4. Map content types
There are 4 styles of content for compelling marketing content: educational, emotional, motivational and persuasive. Educational and emotional content should be used at the start of the buyer’s journey and motivational and persuasive at the end. Take a look at the content types below and based on your understanding of the audience and their typical decision making process, start to define the types of content you will need to consider as part of the plan.
Less emotional and more rational, educational content aims to provide a solution to the problem. Infographics, guides and articles are the go-to content mediums for educational content. Examples include log form blog posts, white papers and infographics.
In order to gain the initial interest of your target audience, you need to engage with them on a personal level. People are entertained by emotional content, whether laughter, heart-pulling or uplifting content, it is always a winner for new engagement. Videos and podcasts are a great way to help gain awareness to your audience in an entertaining way.
Motivational content can encourage your audience to feel or act as you desire. This could be a review of your company or product, an endorsement or a recommendation.
This kind of content is best to give your target once last push to become customers. Typical content includes case studies, online demos and pricing structures.
5. Audit your existing content
An important component of any marketing plan is understanding where you are now, what works and what doesn’t? Think about reviewing your social channels for the types of posts that gain the greatest engagement. Google provides useful free tools if you have them installed/ configured. Google Analytics to assess the top performing content in terms of sessions and engagement metrics such as time on page and bounce rate. When it comes to search performance, use Google Console to understand your position for key search terms, where are the gaps? What keywords need to work harder?
There are many more tools out there that can help, for example Semrush provides an all singing, all dancing content analyzer that includes sessions, average ranking, social shares and backlinks (amongst many other things) for each page of content on your website. This can be pricey but there is a 7 day free trial available.
The purpose of this audit is to establish any high performing content patterns that suggest specific themes and topics our audience care about, or content that should perform better but perhaps it’s poorly signposted so no one can find it.
6. Do your research
Before we can come up with ideas for content we need to do our research. Organic search is such a huge channel when it comes to potential customers finding your content. Whilst we don’t want our content strategy to be completely keyword led, it must primarily be grounded in the needs of our target audience, keyword research will play a very important role in ensuring your content appears in SERPs and the right people see it.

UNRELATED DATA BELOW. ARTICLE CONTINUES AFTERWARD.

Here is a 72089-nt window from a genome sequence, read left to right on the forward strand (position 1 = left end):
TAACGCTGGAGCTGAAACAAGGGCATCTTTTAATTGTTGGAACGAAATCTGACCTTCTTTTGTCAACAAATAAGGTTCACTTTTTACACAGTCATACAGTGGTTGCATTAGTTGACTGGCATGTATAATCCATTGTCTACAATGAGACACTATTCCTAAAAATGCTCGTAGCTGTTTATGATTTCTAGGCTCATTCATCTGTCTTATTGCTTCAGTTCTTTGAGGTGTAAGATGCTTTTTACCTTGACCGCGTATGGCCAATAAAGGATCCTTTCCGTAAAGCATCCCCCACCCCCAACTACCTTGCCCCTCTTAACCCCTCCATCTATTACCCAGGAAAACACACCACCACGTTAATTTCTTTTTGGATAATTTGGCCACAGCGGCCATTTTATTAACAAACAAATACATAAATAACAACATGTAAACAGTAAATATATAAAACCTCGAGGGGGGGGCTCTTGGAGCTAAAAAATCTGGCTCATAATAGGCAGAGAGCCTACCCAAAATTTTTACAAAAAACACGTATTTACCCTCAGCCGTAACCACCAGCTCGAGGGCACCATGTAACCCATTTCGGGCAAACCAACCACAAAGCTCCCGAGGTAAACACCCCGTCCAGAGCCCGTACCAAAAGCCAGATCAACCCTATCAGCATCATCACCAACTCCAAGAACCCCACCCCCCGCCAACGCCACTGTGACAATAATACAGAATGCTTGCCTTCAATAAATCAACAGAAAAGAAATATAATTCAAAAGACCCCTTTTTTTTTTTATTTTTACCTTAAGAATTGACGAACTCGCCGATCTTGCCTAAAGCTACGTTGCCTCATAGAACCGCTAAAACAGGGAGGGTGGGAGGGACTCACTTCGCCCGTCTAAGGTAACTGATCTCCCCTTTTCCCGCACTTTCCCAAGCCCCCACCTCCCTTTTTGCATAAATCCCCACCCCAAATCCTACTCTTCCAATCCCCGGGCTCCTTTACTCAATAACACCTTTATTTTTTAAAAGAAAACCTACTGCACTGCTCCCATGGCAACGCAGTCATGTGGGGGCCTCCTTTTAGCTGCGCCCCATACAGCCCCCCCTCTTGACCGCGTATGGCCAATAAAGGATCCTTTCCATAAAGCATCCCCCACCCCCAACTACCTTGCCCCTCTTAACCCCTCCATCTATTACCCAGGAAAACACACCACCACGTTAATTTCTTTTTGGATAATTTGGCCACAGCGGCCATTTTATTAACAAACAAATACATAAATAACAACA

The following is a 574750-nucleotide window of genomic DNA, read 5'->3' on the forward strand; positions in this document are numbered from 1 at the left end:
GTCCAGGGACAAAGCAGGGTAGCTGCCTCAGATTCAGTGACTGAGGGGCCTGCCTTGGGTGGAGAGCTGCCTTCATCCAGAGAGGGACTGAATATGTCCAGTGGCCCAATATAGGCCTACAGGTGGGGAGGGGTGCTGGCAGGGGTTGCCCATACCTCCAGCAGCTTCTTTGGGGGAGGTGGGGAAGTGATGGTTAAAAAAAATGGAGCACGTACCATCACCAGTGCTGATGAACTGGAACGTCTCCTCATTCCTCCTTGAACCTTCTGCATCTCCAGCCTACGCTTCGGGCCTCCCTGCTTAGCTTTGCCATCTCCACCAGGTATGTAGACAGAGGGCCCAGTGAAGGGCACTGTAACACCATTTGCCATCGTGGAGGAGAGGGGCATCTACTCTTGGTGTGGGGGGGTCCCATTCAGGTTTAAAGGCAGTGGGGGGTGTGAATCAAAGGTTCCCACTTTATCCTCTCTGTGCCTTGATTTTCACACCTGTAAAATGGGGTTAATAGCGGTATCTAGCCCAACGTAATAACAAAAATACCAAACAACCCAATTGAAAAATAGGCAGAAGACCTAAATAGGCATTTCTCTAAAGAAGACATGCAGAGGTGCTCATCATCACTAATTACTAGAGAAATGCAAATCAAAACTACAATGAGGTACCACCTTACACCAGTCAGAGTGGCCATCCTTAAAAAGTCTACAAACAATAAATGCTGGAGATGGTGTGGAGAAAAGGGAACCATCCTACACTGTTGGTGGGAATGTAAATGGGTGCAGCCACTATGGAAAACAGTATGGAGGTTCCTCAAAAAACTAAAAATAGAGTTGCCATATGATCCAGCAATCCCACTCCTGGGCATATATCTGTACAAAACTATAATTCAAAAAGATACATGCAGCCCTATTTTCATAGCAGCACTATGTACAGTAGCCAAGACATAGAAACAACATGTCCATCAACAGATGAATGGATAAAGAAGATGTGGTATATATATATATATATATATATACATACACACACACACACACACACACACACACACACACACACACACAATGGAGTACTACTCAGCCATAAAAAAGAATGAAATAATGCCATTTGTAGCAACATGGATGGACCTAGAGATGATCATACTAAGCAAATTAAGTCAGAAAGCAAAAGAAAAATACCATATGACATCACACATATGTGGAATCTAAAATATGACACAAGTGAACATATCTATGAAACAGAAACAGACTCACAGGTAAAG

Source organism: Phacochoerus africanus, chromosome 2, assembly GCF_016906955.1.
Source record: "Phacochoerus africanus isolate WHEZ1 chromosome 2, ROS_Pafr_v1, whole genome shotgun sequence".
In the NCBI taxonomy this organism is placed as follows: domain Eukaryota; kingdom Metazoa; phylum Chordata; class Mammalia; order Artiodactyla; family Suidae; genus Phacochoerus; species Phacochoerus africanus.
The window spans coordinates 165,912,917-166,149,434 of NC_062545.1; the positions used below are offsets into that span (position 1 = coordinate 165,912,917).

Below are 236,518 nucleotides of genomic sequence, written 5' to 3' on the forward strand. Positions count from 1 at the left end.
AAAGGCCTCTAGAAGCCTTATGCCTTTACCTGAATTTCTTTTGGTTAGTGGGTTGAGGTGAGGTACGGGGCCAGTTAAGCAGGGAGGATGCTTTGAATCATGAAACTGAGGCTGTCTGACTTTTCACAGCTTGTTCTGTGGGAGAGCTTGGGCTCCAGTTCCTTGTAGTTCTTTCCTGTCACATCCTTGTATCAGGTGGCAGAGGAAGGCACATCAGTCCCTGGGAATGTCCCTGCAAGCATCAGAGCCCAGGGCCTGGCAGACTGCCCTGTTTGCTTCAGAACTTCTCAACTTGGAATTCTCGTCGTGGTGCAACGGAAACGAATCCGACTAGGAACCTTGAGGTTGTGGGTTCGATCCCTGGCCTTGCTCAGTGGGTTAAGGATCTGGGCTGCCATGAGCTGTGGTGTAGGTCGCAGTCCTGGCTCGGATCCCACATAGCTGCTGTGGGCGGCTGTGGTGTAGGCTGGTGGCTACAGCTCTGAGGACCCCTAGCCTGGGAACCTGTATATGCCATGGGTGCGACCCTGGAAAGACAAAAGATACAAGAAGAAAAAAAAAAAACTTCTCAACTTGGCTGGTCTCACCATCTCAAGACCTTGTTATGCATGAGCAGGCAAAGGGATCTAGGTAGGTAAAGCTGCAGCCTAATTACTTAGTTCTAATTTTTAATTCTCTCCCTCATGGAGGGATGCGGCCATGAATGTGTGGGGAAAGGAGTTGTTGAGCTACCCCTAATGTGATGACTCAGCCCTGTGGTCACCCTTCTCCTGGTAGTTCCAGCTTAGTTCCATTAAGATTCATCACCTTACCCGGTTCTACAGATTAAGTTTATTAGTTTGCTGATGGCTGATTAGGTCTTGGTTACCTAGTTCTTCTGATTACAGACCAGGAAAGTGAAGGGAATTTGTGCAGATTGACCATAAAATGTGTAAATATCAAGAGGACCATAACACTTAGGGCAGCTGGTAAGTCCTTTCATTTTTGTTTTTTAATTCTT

There are many methods and tools when it comes to keyword research. The simple premise is to understand the primary search terms that your audience uses to find you or your competitors’ products and services, and how this differs depending on where they are in the buyers journey. For example ‘how do I create a content marketing strategy’ is a very different stage to ‘content marketing agency’.
The aim is to have a refined list of priority keywords you wish to appear top of the SERPs for. Looking at your own website performance you can see what you should be ranking higher for. By looking at the competition you can see if there are any terms you are not ranking for at all – is this an opportunity for you? Your priority keywords should be of reasonable search volume per month but also something you can feasibly attain and relevant to your audience. Take Think as an example, ‘brand’ has 33,100 searches a month, but the term is too broad for our potential audience and the competition is huge across non related businesses. A better term to focus on would be ‘brand design’ 1,300 searches per month and ‘brand design agency’ with 480. The competition is still huge for these terms, but that’s where our content strategy comes in!…
7. Develop key themes and topics
Identifying key content themes that resonate with our audience and coming up with content ideas to support these, is the basis of our strategy. The aim is to define the key content areas that we can authentically own, that allow us to be part of the conversations our audience cares about. These themes are subjects we want to become an authority on, so our audience know they can trust us for the latest industry information and opinion and we become the go to experts.